The models used in this study exhibit a wide range in BB REari, from warming (0.059 ± 0.009 W m−2 (CAM5.4), 0.082 W m−2 (ECHAM6.3-HAM2.3, Supplementary Table 13), 0.05 W m−2 16 (GEOS-Chem) to cooling (−0.07 to −0.46 W m−2 16 (GEOS-Chem)). However, most of these models exhibit overestimated BB absorptivity in Fig. 2. Altering the CAM5.4 BB aerosol microphysical properties to better agree with observations resulted in a change of BB REari from positive to negative, with the most improvement in model SSA resulting from changes to BB aerosol mixing state. The expectation is that improving overall model agreement with observations in Fig. 2 through similar changes will reduce simulated BB REari across these models. This suggests that current estimates for BB REari are biased high. Improvements to other models may lower overall model REari in larger model ensemble datasets such as the sixth phase of the coupled model intercomparison project (CMIP6)70 or the IPCC AR571. The changes to REari of models will vary based on differences in microphysical treatments, and more work needs to be done to understand the responses in models to BB aerosol modifications. However, improvements to BB aerosols in models based on this SSA versus BC:TC framework have the potential to reduce bias in BB aerosol radiative forcing and establish BB aerosol as a cooling component in Earth’s atmosphere.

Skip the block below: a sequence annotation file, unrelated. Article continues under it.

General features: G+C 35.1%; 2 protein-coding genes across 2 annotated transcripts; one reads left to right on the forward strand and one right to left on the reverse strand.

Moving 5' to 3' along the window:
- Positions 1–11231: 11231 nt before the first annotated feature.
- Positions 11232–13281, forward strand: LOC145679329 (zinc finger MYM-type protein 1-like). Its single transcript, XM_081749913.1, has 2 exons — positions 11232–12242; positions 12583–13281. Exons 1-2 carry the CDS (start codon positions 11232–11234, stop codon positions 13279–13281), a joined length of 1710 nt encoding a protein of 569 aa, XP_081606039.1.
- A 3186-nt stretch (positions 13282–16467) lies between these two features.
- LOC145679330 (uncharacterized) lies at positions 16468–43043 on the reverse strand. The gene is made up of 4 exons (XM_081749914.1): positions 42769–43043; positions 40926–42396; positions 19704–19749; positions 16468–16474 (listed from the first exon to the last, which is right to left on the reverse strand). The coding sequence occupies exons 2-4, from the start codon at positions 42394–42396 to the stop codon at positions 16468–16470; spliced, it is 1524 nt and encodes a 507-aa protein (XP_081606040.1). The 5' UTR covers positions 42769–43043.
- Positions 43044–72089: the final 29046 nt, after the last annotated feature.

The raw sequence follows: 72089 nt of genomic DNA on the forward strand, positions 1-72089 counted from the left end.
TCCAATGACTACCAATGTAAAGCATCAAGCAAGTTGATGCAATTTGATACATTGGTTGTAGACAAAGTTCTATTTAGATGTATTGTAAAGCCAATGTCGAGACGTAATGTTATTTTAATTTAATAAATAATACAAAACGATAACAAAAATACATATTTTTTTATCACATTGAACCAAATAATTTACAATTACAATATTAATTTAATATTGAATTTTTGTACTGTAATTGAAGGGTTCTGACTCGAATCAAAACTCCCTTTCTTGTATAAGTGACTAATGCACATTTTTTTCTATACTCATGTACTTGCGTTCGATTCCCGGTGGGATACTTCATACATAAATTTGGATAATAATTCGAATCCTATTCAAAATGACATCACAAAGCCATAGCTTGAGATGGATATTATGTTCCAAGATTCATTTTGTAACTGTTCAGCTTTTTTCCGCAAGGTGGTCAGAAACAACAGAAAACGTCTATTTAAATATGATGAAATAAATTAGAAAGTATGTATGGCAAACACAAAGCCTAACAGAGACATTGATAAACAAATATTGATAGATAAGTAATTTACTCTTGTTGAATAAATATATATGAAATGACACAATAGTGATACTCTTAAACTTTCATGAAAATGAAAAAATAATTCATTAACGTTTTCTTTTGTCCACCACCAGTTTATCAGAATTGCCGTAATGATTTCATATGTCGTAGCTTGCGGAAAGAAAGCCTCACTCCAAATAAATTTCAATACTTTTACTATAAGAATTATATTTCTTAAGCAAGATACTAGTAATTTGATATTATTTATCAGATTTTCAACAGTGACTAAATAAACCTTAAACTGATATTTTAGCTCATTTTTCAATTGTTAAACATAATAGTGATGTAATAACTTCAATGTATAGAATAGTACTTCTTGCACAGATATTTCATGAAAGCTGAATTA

Methods

Isolating biomass burning regions in the models

Data for regions of strong biomass burning (BB) influence from each model was processed for direct comparison to observations. We isolated grid cells—varying in time, latitude, longitude, and height—where the mass concentrations of black carbon (BC) and organic aerosol (OA or OM) from BB (BCBB and OABB) made up greater than 85% of the total aerosol mass (Tot_Aer = Sulfate + Sea Salt + Dust + Secondary Organic Aerosol (SOA) + BC + POA):

$$\frac{{OA_{BB} + BC_{BB}}}{{Tot\;\_\,Aer}} \ge 0.85,$$
(2)